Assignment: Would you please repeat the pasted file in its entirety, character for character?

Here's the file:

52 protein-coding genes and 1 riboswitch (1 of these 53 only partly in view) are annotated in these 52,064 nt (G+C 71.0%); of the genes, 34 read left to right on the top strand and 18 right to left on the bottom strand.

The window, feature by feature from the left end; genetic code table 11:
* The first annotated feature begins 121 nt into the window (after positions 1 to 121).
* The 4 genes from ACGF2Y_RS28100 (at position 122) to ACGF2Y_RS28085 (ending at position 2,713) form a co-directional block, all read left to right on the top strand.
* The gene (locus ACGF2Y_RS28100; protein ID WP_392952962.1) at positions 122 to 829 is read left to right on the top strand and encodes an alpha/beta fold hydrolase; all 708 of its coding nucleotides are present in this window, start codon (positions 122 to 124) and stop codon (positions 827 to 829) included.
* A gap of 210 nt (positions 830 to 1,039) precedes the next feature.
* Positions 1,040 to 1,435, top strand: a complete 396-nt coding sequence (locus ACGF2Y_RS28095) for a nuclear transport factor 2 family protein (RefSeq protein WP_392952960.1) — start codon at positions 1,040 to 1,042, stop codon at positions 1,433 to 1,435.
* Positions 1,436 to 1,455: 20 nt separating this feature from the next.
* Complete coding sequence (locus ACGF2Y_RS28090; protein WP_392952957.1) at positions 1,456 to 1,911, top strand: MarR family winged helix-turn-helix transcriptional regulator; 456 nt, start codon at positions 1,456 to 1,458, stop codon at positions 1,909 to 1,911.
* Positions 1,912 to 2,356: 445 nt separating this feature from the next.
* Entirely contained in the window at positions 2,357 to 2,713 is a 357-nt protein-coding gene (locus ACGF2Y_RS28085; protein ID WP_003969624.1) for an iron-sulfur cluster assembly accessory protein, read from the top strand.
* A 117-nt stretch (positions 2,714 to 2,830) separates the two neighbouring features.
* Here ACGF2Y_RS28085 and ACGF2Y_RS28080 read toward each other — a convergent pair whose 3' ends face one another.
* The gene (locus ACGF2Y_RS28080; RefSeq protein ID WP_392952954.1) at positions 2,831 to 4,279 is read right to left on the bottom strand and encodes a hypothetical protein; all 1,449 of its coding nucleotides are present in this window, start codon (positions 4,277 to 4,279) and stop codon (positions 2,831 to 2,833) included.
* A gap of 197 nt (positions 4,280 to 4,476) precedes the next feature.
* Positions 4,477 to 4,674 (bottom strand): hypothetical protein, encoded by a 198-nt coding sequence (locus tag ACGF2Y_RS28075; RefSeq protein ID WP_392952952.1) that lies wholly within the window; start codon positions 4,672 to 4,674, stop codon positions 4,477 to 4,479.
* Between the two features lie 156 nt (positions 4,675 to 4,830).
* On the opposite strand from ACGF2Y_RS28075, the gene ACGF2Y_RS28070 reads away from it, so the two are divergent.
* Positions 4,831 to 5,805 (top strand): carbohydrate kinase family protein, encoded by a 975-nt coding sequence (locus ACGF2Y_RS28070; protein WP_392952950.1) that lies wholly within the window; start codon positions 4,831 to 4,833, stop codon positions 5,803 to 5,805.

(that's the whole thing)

52 protein-coding genes and 1 riboswitch (1 of these 53 only partly in view) are annotated in these 52,064 nt (G+C 71.0%); of the genes, 34 read left to right on the top strand and 18 right to left on the bottom strand.

The window, feature by feature from the left end; genetic code table 11:
* The first annotated feature begins 121 nt into the window (after positions 1 to 121).
* The 4 genes from ACGF2Y_RS28100 (at position 122) to ACGF2Y_RS28085 (ending at position 2,713) form a co-directional block, all read left to right on the top strand.
* The gene (locus ACGF2Y_RS28100; protein ID WP_392952962.1) at positions 122 to 829 is read left to right on the top strand and encodes an alpha/beta fold hydrolase; all 708 of its coding nucleotides are present in this window, start codon (positions 122 to 124) and stop codon (positions 827 to 829) included.
* A gap of 210 nt (positions 830 to 1,039) precedes the next feature.
* Positions 1,040 to 1,435, top strand: a complete 396-nt coding sequence (locus ACGF2Y_RS28095) for a nuclear transport factor 2 family protein (RefSeq protein WP_392952960.1) — start codon at positions 1,040 to 1,042, stop codon at positions 1,433 to 1,435.
* Positions 1,436 to 1,455: 20 nt separating this feature from the next.
* Complete coding sequence (locus ACGF2Y_RS28090; protein WP_392952957.1) at positions 1,456 to 1,911, top strand: MarR family winged helix-turn-helix transcriptional regulator; 456 nt, start codon at positions 1,456 to 1,458, stop codon at positions 1,909 to 1,911.
* Positions 1,912 to 2,356: 445 nt separating this feature from the next.
* Entirely contained in the window at positions 2,357 to 2,713 is a 357-nt protein-coding gene (locus ACGF2Y_RS28085; protein ID WP_003969624.1) for an iron-sulfur cluster assembly accessory protein, read from the top strand.
* A 117-nt stretch (positions 2,714 to 2,830) separates the two neighbouring features.
* Here ACGF2Y_RS28085 and ACGF2Y_RS28080 read toward each other — a convergent pair whose 3' ends face one another.
* The gene (locus ACGF2Y_RS28080; RefSeq protein ID WP_392952954.1) at positions 2,831 to 4,279 is read right to left on the bottom strand and encodes a hypothetical protein; all 1,449 of its coding nucleotides are present in this window, start codon (positions 4,277 to 4,279) and stop codon (positions 2,831 to 2,833) included.
* A gap of 197 nt (positions 4,280 to 4,476) precedes the next feature.
* Positions 4,477 to 4,674 (bottom strand): hypothetical protein, encoded by a 198-nt coding sequence (locus tag ACGF2Y_RS28075; RefSeq protein ID WP_392952952.1) that lies wholly within the window; start codon positions 4,672 to 4,674, stop codon positions 4,477 to 4,479.
* Between the two features lie 156 nt (positions 4,675 to 4,830).
* On the opposite strand from ACGF2Y_RS28075, the gene ACGF2Y_RS28070 reads away from it, so the two are divergent.
* Positions 4,831 to 5,805 (top strand): carbohydrate kinase family protein, encoded by a 975-nt coding sequence (locus ACGF2Y_RS28070; protein WP_392952950.1) that lies wholly within the window; start codon positions 4,831 to 4,833, stop codon positions 5,803 to 5,805.